JUNE 7 through SEPTEMBER 30: Special Museographic Exhibition: "Cerro de Trincheras Archaeological Site"
Take a journey through the history of Trincheras, from the first settlers to the current protection of the first archaeological site in the State of Sonora. This 20-panel international display was produced and installed by the Sonoran division of the Instituto Nacional de Antropología e Historia (INAH, National Institute of Anthropology and History), a Mexican federal government bureau established in 1939 to guarantee the research, preservation, protection, and promotion of the prehistoric, archaeological, anthropological, historical, and paleontological heritage of Mexico. Its creation has played a key role in preserving the Mexican cultural heritage. The panels display photographs of artifacts, archaeological features, and reconstructions of what life was like from the Pleistocene to the present. The texts are in Spanish with an English translation available. Jim Griffith considers Trincheras Sonora's most spectacular archaeological site. For four months only, this is an exhibition not to be missed! Included with park admission: $5 adult, $2 youth 7-13, children free.
Check our Events Page for more great things to do at the Tubac Presidio!
Tubac Presidio State Historic Park is now operated by the Friends of the Tubac Presidio Park & Museum . The park is open 7 days a week from 9 am - 5 pm. Admission $5 adult, $2 youth (7–13), children free (0–6).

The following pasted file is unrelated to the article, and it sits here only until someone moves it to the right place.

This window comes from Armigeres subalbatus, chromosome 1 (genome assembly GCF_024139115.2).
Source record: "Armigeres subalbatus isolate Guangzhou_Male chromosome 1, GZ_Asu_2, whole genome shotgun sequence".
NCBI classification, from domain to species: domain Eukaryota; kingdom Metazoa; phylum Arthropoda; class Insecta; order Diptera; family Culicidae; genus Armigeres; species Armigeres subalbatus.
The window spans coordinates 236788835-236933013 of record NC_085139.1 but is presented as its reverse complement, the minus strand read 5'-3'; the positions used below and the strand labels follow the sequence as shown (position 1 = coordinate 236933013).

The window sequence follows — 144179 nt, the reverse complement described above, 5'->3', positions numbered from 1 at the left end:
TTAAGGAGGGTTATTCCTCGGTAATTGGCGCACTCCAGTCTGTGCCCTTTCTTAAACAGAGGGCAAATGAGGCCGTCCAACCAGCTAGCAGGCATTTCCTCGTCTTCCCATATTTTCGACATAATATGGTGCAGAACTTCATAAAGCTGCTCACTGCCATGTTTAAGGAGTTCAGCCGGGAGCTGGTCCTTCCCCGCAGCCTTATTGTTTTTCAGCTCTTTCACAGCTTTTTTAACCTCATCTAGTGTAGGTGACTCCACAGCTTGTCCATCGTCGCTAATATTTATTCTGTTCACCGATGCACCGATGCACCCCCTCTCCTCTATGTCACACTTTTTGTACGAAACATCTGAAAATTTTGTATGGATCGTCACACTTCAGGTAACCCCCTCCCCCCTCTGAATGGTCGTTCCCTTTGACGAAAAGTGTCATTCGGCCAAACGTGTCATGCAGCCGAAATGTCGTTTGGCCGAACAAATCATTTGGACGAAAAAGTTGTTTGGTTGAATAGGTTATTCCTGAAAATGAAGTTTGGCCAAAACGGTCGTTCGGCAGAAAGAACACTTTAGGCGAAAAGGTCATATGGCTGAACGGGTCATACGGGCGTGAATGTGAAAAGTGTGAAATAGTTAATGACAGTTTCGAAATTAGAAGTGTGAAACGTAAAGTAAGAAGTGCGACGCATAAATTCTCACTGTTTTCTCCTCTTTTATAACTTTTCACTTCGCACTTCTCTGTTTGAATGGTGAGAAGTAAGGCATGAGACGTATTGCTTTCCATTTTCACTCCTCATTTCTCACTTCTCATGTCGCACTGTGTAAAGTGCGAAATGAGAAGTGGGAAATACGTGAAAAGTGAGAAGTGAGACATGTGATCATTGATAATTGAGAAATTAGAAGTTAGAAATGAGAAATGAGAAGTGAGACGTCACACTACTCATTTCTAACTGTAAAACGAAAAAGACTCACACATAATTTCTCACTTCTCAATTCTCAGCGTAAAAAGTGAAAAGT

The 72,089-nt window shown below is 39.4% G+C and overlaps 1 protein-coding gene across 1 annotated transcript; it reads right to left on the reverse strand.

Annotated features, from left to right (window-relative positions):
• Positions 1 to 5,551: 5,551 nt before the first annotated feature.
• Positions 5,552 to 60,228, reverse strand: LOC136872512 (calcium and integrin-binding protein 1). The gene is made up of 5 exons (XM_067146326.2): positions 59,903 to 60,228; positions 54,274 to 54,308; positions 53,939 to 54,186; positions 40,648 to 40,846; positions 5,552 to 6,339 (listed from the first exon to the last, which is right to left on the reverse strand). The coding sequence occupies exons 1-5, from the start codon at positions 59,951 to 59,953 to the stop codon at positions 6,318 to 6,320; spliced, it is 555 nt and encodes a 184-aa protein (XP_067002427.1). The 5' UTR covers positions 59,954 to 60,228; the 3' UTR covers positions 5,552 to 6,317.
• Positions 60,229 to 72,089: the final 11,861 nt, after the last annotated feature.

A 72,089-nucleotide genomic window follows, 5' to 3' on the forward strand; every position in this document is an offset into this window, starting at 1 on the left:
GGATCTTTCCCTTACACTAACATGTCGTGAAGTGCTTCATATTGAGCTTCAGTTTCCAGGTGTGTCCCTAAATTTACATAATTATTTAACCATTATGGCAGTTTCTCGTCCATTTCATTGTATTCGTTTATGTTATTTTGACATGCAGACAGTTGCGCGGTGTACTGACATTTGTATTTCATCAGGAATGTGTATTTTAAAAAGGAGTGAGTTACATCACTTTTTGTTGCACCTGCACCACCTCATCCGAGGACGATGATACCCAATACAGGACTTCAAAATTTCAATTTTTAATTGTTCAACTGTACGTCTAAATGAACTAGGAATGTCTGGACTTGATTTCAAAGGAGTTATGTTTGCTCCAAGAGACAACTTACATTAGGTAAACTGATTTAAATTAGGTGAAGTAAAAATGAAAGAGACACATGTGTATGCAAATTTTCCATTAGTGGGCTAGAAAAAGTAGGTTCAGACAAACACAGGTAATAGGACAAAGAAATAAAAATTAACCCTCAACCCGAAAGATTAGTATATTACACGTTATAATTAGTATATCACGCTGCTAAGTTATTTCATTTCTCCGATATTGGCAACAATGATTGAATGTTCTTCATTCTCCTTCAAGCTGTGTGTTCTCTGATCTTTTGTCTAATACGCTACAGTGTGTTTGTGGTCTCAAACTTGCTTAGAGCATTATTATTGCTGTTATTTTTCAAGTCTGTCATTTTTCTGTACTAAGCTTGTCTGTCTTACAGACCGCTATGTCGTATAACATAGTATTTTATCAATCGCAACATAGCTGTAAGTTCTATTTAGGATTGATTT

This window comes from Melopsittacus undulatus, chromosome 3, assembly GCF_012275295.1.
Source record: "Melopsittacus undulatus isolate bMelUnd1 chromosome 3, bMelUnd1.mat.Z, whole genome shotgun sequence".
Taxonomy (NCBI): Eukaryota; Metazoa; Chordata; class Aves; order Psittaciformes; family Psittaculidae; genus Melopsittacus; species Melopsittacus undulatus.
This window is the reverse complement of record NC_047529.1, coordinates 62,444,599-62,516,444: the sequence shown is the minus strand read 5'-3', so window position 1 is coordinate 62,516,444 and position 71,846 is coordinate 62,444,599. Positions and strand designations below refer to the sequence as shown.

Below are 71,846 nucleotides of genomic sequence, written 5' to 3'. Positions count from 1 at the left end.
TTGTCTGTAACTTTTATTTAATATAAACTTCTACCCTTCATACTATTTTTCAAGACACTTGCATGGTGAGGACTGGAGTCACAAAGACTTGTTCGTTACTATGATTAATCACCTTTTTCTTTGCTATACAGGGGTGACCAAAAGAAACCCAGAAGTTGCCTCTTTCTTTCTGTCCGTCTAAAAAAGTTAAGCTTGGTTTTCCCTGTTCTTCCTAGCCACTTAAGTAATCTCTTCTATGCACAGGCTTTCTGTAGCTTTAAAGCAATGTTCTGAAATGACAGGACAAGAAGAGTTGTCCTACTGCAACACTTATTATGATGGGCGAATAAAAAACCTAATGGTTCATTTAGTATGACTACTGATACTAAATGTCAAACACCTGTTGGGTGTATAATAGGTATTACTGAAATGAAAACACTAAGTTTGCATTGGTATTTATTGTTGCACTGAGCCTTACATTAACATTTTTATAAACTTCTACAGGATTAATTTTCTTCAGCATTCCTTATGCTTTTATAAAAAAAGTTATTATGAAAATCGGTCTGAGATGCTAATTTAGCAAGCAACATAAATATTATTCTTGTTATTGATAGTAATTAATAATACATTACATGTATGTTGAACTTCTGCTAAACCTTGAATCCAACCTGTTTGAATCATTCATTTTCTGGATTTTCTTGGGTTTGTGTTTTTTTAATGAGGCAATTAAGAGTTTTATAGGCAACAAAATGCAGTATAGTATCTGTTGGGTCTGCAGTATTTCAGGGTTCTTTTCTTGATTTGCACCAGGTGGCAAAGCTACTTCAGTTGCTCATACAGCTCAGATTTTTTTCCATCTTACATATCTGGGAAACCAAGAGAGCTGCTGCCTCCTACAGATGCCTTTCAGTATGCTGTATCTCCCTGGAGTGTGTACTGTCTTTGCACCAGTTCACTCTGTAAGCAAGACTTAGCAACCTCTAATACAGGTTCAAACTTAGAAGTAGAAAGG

Aritst's rendition of Tubac and the Presidio in 1775. This painting shows a typical scene from Spanish Colonial times; the painting is on view in the Visitor Center.
The church and the military were the vanguards of Spanish frontier expansion throughout New Spain. The Jesuit, Eusebio Francisco Kino, established missions from 1687 to 1711 to christianize and control Native Americans in the area. He established nearby Tumacacori in 1691, and Tubac, then a small Piman village, became a mission farm and ranch. Spanish Colonists began to settle here during the 1730s, irrigating and farming the lands along the river and raising cattle, sheep and goats on the northern frontier of Spain's New World empire.
Luis of Saric, a Pima chief stirred by many grievances, led a bloody revolt late in 1751, destroying the small settlement at Tubac. Following a major battle, and subsequent surrender of the Pimans, the Presidio San Ignacio de Tubac was founded in June of 1752. The fifty cavalrymen garrisoned at this remote military post were to prevent further rebellion, protect colonists and the mission, and further explore the Southwest.
Juan Bautista de Anza II, second commander of the presidio, led two overland expeditions to the Pacific, resulting in the founding of San Francisco, in 1776. Several hundred colonists from the provinces of Sinaloa and Sonora, along with sixty from Tubac, made the trip. Over 1,000 head of cattle, horses and mules were also gathered to transport food supplies and tools, provide food on the journey and establish new herds once the colonists settled at their new home on the Pacific.
Following Anza's return to Tubac, military authorities moved the garrison from Tubac to Tucson in 1776, and the unprotected settlers abandoned their homes.